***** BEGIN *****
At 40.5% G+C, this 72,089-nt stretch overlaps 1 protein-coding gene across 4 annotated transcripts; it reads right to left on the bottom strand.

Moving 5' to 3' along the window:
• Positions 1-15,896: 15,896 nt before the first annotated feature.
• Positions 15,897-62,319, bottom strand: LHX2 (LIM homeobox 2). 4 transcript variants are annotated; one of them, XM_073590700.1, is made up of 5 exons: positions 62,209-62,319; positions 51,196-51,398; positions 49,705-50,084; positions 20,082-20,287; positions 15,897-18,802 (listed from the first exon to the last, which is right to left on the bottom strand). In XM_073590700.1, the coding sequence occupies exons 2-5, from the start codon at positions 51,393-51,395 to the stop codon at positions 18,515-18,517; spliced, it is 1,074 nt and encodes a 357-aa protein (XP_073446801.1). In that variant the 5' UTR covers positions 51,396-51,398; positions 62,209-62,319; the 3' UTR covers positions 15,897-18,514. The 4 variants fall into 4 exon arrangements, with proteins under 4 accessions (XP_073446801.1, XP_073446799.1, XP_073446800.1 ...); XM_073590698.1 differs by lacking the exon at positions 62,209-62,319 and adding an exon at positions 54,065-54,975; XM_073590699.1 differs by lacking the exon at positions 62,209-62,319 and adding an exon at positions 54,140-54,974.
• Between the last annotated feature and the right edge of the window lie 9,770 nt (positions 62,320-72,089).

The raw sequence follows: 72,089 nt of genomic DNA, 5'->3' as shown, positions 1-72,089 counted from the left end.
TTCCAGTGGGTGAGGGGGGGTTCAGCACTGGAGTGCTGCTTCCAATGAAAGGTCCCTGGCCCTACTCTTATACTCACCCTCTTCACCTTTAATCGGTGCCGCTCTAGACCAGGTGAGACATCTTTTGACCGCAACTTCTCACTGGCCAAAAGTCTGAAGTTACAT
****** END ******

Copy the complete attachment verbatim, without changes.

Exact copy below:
At 40.5% G+C, this 72,089-nt stretch overlaps 1 protein-coding gene across 4 annotated transcripts; it reads right to left on the bottom strand.

Moving 5' to 3' along the window:
• Positions 1-15,896: 15,896 nt before the first annotated feature.
• Positions 15,897-62,319, bottom strand: LHX2 (LIM homeobox 2). 4 transcript variants are annotated; one of them, XM_073590700.1, is made up of 5 exons: positions 62,209-62,319; positions 51,196-51,398; positions 49,705-50,084; positions 20,082-20,287; positions 15,897-18,802 (listed from the first exon to the last, which is right to left on the bottom strand). In XM_073590700.1, the coding sequence occupies exons 2-5, from the start codon at positions 51,393-51,395 to the stop codon at positions 18,515-18,517; spliced, it is 1,074 nt and encodes a 357-aa protein (XP_073446801.1). In that variant the 5' UTR covers positions 51,396-51,398; positions 62,209-62,319; the 3' UTR covers positions 15,897-18,514. The 4 variants fall into 4 exon arrangements, with proteins under 4 accessions (XP_073446801.1, XP_073446799.1, XP_073446800.1 ...); XM_073590698.1 differs by lacking the exon at positions 62,209-62,319 and adding an exon at positions 54,065-54,975; XM_073590699.1 differs by lacking the exon at positions 62,209-62,319 and adding an exon at positions 54,140-54,974.
• Between the last annotated feature and the right edge of the window lie 9,770 nt (positions 62,320-72,089).

The raw sequence follows: 72,089 nt of genomic DNA, 5'->3' as shown, positions 1-72,089 counted from the left end.
TTCCAGTGGGTGAGGGGGGGTTCAGCACTGGAGTGCTGCTTCCAATGAAAGGTCCCTGGCCCTACTCTTATACTCACCCTCTTCACCTTTAATCGGTGCCGCTCTAGACCAGGTGAGACATCTTTTGACCGCAACTTCTCACTGGCCAAAAGTCTGAAGTTACAT